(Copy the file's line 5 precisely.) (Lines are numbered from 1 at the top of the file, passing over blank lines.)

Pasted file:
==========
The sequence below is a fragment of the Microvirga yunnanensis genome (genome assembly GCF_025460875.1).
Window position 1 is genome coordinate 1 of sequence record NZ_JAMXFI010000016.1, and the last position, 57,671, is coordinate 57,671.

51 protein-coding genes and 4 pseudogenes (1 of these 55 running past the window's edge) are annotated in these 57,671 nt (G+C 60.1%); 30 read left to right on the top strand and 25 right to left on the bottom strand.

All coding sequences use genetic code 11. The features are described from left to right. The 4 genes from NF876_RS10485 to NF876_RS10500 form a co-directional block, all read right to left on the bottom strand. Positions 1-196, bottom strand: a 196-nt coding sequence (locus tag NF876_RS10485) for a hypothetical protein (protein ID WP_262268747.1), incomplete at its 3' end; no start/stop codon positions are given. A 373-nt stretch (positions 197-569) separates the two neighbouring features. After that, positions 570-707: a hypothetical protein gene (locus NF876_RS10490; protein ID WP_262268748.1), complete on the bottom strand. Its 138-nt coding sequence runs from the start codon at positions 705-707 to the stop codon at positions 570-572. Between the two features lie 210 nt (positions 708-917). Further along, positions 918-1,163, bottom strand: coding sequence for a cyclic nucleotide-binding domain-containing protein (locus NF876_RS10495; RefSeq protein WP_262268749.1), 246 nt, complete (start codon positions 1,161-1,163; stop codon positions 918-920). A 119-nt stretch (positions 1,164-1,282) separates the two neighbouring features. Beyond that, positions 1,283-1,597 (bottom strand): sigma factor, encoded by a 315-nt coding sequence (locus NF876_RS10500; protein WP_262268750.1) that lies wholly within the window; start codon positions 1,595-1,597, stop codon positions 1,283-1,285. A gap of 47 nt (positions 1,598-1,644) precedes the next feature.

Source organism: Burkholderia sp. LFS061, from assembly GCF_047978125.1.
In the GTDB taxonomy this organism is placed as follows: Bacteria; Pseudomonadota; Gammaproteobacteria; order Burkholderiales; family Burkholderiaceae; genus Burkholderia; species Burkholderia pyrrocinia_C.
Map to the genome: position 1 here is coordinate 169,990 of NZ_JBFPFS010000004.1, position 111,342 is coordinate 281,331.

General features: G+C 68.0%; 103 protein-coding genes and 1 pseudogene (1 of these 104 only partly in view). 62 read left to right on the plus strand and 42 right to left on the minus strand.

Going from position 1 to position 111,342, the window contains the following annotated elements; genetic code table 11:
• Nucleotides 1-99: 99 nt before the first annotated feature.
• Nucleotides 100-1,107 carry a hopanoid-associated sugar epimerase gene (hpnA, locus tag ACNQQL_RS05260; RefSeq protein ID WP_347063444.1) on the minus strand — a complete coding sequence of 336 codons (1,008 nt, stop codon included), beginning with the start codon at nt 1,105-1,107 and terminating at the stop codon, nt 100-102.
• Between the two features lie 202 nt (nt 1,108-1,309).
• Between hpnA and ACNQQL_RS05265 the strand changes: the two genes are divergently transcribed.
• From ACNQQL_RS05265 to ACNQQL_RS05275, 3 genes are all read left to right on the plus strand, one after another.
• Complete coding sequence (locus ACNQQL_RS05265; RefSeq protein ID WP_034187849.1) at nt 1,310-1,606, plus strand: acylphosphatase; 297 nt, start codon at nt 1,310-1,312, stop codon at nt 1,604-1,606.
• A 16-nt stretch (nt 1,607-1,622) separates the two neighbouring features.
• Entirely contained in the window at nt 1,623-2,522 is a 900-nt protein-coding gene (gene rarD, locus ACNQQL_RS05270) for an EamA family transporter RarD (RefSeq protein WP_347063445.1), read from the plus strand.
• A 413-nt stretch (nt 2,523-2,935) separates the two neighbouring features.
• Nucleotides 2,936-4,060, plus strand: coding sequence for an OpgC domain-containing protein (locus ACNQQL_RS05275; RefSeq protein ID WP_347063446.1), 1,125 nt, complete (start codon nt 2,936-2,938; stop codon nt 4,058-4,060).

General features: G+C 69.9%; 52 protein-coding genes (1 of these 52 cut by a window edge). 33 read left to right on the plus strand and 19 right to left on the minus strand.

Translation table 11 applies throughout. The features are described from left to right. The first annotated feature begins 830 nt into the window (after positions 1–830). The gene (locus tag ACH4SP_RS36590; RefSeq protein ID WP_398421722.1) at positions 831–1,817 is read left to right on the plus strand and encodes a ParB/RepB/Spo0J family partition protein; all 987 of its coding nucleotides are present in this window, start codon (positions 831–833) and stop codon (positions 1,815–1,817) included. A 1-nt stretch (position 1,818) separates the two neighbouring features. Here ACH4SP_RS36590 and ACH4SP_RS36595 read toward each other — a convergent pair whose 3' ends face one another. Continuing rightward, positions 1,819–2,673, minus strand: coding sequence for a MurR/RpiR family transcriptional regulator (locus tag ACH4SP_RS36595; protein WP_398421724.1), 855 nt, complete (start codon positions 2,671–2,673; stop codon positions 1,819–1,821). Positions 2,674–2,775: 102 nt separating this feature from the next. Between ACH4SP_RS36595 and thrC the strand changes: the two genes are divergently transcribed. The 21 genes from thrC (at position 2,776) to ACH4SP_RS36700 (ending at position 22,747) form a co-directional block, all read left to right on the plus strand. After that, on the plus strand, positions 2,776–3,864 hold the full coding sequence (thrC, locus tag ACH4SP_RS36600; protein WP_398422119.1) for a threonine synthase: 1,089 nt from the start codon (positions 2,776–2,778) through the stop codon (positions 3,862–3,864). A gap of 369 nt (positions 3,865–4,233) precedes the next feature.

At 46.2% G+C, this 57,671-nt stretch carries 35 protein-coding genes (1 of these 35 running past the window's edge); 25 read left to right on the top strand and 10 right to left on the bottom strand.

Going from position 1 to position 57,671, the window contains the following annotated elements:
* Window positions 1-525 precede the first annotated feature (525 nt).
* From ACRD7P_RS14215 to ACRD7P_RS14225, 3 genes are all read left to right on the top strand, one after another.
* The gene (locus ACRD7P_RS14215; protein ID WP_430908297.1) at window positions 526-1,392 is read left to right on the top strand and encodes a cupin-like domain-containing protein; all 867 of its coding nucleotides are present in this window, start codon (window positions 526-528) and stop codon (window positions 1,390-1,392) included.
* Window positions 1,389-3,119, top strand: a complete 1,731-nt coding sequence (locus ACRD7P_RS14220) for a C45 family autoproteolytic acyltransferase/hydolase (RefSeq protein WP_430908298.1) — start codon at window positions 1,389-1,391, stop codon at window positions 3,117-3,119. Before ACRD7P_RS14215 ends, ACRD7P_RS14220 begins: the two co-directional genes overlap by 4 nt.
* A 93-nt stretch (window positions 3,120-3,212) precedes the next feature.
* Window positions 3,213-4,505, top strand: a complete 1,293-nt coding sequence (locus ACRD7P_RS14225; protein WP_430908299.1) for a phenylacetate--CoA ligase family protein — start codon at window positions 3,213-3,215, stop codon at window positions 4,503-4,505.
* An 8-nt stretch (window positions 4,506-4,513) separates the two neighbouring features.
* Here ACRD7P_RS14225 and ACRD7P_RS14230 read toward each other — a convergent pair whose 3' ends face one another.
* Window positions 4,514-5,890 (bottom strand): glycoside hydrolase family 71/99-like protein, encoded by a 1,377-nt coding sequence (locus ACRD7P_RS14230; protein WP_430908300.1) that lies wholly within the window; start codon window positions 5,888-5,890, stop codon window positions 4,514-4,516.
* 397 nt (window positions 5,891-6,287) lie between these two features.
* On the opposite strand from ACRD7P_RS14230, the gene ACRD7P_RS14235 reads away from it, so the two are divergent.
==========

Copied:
Source organism: Burkholderia sp. LFS061, from assembly GCF_047978125.1.